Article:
Scale of child labour is laid bare in report

26 July 2019

Gospel for Asia says that at least 150 million children are forced to work

PA

An Afghan child works at a brick factory in Kabul. About 30 per cent of children between the ages of six and 15 in Afghanistan work long hours to support their families, and many do not attend school

An Afghan child works at a brick factory in Kabul. About 30 per cent of children between the ages of six and 15 in Afghanistan work long hours to supp...

THERE are more than 200 million child labourers around the world, and at least 150 million are in forced labour, a new report says.

The report, Child Labour: Not gone, but forgotten, was published by Gospel for Asia (GFA) last week. It lists Bangladesh, Chad, the Democratic Republic of the Congo, Ethiopia, and India as the countries where child labour is most prevalent.

It says: “Childhood is an essential, formative time of life — one which many child labourers must leave too quickly. Their lives may long bear the physical, emotional, and physiological consequences of their early adulthood.

“Many child labourers, regardless of whether they are considered forced or not, lack the chance of acquiring the knowledge and skills necessary to extract themselves from the poverty they were born or thrust into by circumstances.

“Many enter adulthood with no means of securing a better life and with few options for jobs, which extends the continuum of generational poverty to their own children.”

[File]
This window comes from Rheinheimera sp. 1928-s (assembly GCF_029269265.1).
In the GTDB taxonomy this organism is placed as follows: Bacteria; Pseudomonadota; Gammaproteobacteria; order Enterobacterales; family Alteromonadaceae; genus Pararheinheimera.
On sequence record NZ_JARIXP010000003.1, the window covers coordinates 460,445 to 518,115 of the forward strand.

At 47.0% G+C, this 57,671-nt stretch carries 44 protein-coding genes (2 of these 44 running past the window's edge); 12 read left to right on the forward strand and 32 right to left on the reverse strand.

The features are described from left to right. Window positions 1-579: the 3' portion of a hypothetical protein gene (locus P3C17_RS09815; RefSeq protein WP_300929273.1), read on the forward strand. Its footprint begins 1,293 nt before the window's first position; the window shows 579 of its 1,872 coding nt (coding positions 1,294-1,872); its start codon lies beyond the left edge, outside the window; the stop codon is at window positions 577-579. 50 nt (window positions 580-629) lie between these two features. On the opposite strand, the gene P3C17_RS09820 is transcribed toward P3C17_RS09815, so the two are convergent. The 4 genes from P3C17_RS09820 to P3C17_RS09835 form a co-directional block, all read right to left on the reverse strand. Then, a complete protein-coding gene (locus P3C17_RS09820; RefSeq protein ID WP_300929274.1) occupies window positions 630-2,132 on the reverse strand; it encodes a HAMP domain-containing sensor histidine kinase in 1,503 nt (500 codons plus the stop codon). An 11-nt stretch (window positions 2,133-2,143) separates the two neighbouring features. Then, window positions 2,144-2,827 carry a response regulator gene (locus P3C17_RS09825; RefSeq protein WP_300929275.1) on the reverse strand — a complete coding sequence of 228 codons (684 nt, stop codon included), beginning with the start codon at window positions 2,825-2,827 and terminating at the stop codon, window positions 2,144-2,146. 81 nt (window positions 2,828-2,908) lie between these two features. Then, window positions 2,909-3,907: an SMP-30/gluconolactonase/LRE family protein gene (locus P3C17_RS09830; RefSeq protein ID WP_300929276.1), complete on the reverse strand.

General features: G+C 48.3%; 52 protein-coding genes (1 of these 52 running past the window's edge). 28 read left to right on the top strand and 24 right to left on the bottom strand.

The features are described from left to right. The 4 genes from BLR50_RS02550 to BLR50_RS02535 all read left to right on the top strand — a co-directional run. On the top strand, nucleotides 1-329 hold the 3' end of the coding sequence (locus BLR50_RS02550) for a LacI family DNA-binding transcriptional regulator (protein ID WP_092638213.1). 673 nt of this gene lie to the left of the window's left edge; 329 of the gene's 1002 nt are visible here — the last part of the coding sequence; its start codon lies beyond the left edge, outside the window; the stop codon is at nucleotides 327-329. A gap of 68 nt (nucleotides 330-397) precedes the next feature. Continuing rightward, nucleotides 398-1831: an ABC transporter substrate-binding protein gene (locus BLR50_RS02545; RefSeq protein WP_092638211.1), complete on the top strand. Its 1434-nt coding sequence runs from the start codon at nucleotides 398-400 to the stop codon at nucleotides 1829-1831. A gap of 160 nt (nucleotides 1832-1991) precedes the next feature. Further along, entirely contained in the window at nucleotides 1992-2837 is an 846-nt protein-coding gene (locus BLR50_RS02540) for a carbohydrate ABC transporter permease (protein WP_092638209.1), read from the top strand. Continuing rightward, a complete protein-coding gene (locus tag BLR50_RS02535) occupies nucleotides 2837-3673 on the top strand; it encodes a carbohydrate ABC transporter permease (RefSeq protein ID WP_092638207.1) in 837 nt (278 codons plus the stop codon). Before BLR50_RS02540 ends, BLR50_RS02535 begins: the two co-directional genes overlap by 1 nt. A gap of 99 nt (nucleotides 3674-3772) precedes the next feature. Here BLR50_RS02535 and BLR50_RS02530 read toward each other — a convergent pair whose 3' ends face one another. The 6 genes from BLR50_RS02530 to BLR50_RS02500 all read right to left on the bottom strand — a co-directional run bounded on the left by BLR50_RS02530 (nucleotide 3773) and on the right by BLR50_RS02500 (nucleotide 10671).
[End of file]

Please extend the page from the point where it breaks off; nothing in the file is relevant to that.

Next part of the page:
The report also says that an estimated 2.7 million children around the world die every year from work-related injuries and illnesses.

It quotes the director-general of the International Labour Organization, Guy Ryder: “If these were the victims of a war, we would be talking a lot about it. Children and young workers are at greater risk and suffer disproportionately and with longer-lasting consequences.”

The founder of GFA, Dr. K. P. Yohannan, said: “The exploitation and abuse that children face in many parts of the world right now is staggeringly evil and beyond shocking.

“As their struggle becomes more visible via social media and other media channels, we in the West can’t pretend we can’t see what’s happening. God sees each child caught in child labour, slavery, and sex trafficking, and he calls every one of us to pray, engage, and act on their behalf.”

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Speaking last week, a former Bishop of Derby, Dr Alastair Redfern, who was also the founder of the Clewer Initiative and chairs the Independent Anti-Slavery Commissioner’s Advisory Panel, said: “It is very hard to give exact figures, because there is a scale between deliberative, exploitative, systematic employment of children, and different cultures and contexts.

“In our terms, we would see it as oppressive; but you have to look at it through different contexts. Where practices are embedded, it’s a longer-term project to change the culture.”

He spoke of a project that he is involved with, which seeks to stop children from working in the brick kiln industry in Pakistan, where the market forces employers to take on children rather than adults.

The report says that 56 per cent of brick makers in Afghanistan are children.

Dr Redfern said: “We have to look at the pastoral level, but also work with economic systems. People are understanding the message, but trying to make the shift isn’t simple.

“There are tragic stories of children being rescued from one situation and ending up in prostitution. So you’ve got to be thoughtful and calculate how to actually change their situation.”

Asked whether he thought that it was a problem in the UK, he said: “I think there’s a certain amount of child exploitation in forced labour, but there’s also exploitation through county lines and sexual exploitation.”

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